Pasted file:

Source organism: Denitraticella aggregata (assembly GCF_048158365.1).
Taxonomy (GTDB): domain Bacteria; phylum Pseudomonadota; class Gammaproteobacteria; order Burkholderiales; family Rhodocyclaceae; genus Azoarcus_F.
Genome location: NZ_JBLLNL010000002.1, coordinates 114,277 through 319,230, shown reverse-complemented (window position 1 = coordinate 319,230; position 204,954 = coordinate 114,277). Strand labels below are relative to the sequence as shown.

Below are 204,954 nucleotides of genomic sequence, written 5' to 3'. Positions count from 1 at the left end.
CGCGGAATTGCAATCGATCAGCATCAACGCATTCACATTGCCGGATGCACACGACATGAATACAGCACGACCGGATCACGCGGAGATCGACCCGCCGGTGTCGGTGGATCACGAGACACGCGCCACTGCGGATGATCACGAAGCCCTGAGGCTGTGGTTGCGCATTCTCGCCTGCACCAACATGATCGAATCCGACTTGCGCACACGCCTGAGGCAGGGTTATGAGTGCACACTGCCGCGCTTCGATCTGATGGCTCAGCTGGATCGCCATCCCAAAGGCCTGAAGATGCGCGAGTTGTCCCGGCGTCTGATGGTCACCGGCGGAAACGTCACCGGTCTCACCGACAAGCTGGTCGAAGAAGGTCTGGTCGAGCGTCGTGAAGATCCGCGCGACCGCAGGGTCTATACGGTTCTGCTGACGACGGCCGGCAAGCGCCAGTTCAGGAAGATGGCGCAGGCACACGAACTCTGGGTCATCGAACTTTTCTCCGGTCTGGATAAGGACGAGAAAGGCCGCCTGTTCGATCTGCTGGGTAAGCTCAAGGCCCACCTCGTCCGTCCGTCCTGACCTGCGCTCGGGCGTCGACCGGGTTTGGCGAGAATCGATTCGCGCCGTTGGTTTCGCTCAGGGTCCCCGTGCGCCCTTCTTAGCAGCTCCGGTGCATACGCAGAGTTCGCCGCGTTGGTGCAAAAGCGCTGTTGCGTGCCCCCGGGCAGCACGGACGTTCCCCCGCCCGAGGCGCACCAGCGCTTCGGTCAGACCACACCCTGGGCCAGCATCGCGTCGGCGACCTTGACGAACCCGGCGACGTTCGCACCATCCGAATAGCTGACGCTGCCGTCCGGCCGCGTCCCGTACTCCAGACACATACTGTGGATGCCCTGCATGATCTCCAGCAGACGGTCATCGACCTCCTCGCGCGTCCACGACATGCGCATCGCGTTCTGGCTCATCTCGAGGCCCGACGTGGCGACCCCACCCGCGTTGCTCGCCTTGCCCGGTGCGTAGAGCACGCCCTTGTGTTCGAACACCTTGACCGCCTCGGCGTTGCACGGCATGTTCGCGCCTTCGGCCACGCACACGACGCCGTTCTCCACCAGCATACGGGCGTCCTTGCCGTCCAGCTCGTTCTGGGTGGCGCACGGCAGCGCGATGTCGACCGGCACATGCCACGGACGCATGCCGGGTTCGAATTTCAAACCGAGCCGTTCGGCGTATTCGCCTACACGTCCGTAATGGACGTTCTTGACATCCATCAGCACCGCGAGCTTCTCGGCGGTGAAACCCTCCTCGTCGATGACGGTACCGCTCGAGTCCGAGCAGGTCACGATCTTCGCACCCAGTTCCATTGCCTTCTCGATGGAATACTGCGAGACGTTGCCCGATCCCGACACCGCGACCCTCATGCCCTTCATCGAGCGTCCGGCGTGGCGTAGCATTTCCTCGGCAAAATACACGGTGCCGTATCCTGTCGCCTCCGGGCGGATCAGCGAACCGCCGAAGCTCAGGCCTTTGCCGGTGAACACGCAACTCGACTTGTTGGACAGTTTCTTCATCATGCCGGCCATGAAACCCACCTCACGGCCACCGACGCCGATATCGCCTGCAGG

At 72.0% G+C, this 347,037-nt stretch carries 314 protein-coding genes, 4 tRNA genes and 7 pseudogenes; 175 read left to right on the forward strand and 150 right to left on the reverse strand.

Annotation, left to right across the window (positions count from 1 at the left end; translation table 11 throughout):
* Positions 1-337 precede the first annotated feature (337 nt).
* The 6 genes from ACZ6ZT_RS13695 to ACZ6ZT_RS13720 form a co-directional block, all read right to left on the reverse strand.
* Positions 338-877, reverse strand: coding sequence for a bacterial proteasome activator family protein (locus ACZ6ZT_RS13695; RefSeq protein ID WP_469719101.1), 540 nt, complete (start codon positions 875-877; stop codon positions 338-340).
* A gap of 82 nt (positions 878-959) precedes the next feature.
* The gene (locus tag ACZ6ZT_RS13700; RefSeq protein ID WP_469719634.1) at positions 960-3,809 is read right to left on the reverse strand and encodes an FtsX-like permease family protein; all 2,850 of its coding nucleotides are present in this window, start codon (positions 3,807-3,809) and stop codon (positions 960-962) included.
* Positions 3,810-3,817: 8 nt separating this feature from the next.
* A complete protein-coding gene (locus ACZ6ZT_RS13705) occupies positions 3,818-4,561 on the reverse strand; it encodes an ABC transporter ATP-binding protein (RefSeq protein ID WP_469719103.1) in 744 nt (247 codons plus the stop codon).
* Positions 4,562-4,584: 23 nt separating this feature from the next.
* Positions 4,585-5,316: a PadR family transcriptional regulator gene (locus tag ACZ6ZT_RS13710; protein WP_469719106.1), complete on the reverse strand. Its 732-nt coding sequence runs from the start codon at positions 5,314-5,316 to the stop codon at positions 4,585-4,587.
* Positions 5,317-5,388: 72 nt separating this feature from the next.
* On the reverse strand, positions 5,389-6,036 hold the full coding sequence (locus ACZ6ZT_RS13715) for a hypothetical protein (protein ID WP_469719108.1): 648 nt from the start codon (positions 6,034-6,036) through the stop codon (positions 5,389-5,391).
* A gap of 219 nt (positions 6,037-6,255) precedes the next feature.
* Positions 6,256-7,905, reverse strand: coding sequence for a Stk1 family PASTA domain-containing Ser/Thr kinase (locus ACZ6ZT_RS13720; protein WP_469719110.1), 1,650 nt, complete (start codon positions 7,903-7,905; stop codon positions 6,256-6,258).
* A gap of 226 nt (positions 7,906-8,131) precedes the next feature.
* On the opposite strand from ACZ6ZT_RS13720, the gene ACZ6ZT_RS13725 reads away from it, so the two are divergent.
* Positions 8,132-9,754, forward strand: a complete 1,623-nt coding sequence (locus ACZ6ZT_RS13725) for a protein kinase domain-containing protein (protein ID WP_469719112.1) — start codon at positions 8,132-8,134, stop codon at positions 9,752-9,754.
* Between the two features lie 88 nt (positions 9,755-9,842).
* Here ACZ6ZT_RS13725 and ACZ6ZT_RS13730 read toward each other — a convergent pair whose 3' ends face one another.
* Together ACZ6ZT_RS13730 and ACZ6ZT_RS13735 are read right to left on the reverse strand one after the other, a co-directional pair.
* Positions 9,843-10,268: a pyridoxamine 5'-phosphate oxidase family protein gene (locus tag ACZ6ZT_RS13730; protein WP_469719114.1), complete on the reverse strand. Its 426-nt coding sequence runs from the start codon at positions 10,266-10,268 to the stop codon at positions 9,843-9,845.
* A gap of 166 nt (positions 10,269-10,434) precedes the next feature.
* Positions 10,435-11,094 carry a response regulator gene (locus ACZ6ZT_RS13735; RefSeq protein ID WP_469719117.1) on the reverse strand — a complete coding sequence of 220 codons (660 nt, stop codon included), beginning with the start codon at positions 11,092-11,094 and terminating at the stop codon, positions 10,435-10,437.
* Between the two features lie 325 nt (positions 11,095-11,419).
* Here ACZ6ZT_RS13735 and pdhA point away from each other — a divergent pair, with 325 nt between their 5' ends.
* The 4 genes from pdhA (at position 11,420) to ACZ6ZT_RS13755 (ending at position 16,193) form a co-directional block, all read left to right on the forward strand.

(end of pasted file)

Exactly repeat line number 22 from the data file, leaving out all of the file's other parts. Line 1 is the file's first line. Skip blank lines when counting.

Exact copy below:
* On the opposite strand from ACZ6ZT_RS13720, the gene ACZ6ZT_RS13725 reads away from it, so the two are divergent.